Note: This column was published in the Barrow Journal on January 8, 2014.
Before the holidays started, my seven-year-old participated in his first science fair. It was a science fair for homeschoolers, and it was hosted by the Sandy Creek Nature Center. I had suggested to the good people at the center that we would like the opportunity to learn how to participate in science fairs, and since they are such good people, they created one. They arranged to have it coincide with their annual Rock and Gem Show in November, and they invited families to do a project together.
My son loves science, so my purpose in suggesting the science fair was to teach him about science fairs and show him that he could participate in them. I also wanted him to learn the most rudimentary lesson in science: the scientific method.
This is the method that all good scientists use: 1) Ask a question, 2) Do background research, 3) Construct a hypothesis, 4) Test your hypothesis by doing an experiment, 5) Analyze data and draw a conclusion, and finally, 5) Report your results – was your hypothesis correct?
I also wanted my son to have fun and as much control over his project as possible, but as it turned out, his original ideas were either too simple, we didn’t have the equipment, or it was too destructive, such as, “What happens to paint when we microwave it?” Hmmmm…
So we turned to Google. I looked up first grade science fair project ideas, and we found a list of ideas. Slowly, I began to read all the headings. When I came to “How Are Sedimentary Layers Formed?” my son asked me to read that one. He liked it. We read some other ideas, but then he picked the one about Sedimentary Layers.
For the experiment, we gathered various kinds of soil and sediment from different locations. We carried some zip lock bags and a trowel to Harris Shoals Park, and we took two scoops from the edge of the river and two scoops from the bottom of the river. We labeled our bags. We also collected three other bags with red clay from our yard, topsoil from our garden, and also sand.
Back at home, we found a jar with a lid, and my son put two big spoonfuls from each bag into the jar. Then we filled up the jar with water, secured the top, and my son shook it well. His question was, “Will these different kinds of sediment separate into layers after being mixed up in the water?”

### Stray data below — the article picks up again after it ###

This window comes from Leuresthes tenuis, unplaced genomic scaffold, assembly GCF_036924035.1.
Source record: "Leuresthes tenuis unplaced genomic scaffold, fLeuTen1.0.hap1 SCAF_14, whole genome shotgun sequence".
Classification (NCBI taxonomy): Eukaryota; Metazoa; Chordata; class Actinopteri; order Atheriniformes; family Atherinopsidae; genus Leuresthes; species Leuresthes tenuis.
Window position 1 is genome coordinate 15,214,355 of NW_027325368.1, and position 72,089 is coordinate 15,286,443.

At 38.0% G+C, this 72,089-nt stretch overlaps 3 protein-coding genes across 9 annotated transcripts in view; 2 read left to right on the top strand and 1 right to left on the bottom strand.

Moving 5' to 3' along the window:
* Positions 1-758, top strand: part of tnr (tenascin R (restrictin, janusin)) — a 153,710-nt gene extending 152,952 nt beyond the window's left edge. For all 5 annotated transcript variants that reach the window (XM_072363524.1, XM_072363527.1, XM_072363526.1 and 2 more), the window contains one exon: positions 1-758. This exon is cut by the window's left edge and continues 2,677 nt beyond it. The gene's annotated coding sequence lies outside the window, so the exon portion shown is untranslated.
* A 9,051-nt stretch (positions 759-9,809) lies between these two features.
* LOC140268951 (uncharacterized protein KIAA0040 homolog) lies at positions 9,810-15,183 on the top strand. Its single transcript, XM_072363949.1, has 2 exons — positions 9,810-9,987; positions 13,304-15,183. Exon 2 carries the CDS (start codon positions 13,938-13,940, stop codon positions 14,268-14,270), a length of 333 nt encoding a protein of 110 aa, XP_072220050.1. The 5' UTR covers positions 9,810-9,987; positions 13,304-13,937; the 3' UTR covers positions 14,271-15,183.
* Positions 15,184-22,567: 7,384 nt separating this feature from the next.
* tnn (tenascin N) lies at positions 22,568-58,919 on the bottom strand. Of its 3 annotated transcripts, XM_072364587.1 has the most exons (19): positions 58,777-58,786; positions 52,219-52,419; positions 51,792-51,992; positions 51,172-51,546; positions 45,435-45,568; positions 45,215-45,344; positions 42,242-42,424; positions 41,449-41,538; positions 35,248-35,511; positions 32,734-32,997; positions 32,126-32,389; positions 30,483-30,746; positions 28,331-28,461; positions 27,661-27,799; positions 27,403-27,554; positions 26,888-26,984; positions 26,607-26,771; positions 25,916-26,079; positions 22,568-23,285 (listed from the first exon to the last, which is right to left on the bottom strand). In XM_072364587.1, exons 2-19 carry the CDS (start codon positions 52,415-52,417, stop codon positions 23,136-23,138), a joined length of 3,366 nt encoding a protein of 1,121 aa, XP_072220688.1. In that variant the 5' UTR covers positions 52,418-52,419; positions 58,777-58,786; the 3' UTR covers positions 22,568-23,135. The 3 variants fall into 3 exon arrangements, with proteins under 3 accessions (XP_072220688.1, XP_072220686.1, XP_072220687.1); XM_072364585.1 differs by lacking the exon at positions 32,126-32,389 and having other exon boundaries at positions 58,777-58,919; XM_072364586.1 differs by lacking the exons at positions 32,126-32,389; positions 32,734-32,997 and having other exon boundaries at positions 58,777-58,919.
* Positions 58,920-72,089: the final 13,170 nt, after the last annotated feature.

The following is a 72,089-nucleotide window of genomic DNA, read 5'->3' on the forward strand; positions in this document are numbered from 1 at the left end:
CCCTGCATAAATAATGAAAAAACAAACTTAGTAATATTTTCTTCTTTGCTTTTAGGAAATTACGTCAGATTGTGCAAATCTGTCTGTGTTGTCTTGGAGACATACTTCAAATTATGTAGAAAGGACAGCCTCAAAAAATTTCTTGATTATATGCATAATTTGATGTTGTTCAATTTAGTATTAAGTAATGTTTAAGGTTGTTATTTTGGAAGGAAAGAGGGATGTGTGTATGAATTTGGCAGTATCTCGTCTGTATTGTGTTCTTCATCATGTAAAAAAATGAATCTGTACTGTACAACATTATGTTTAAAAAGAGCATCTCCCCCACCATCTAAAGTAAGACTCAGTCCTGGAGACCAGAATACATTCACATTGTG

When I asked him what he thought would happen, my son said he knew the dirt would settle on the bottom of the jar, but he didn’t know if it would make layers. Then he said he thought it would take one hour for the sediment to sink to the bottom and possibly make layers. I wrote that down as his hypothesis.
We watched the jar for an hour, and I helped him document the results by writing down what he told me he observed, and I took photographs of the jar. As expected, most of heavy sediment settled to the bottom quickly, but we were happy to see a thin layer of fine dirt form at the top. My son noted how the wood chips from the garden topsoil floated at the top. We put the jar in a place where it wouldn’t be disturbed, and we were surprised that after a week, the jar was still cloudy with sediment suspended in the water. After four weeks, the water was much clearer, but some of the particles from the top were still falling. We could definitely see two distinct layers at the bottom of the jar.
After this, we had fun making a big project board. I typed up my son’s observations and printed out the photos. My son was very specific about how he wanted to arrange the items on the board, and he helped write the title at the top.
The day of the Rock and Gem show was very special. Since the science fair wasn’t well publicized, we were the only participants, but that meant his board was displayed in the hallway, and visitors entering the show could see it. He got some special treatment, and he had a blast at the rock show. My son told me he wants to participate in the next Science Fair, and since he now understands what a science fair is all about, I think the next one might be even better!
If you’d like to see the photos of the jar at different intervals of time, click here to see that gallery. Below are the best, though.